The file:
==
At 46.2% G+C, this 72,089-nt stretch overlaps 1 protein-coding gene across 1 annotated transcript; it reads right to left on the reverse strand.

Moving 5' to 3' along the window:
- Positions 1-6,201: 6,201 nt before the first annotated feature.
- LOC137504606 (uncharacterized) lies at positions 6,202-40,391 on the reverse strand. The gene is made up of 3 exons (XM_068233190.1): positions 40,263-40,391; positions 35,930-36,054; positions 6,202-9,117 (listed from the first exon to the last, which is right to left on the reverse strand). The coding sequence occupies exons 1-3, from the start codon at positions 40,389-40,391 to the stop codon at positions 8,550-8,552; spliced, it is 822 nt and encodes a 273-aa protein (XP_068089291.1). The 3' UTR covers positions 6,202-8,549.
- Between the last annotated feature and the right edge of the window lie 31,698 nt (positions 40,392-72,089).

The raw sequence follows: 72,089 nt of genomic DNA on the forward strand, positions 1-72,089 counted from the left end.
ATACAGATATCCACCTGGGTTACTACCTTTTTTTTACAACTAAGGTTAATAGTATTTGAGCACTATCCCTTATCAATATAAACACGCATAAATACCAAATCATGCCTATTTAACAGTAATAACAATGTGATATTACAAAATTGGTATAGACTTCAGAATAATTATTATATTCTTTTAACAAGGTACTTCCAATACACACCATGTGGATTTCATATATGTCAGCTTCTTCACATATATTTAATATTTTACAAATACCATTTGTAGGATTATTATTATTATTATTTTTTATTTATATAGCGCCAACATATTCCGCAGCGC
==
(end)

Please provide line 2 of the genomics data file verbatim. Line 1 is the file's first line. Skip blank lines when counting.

Moving 5' to 3' along the window: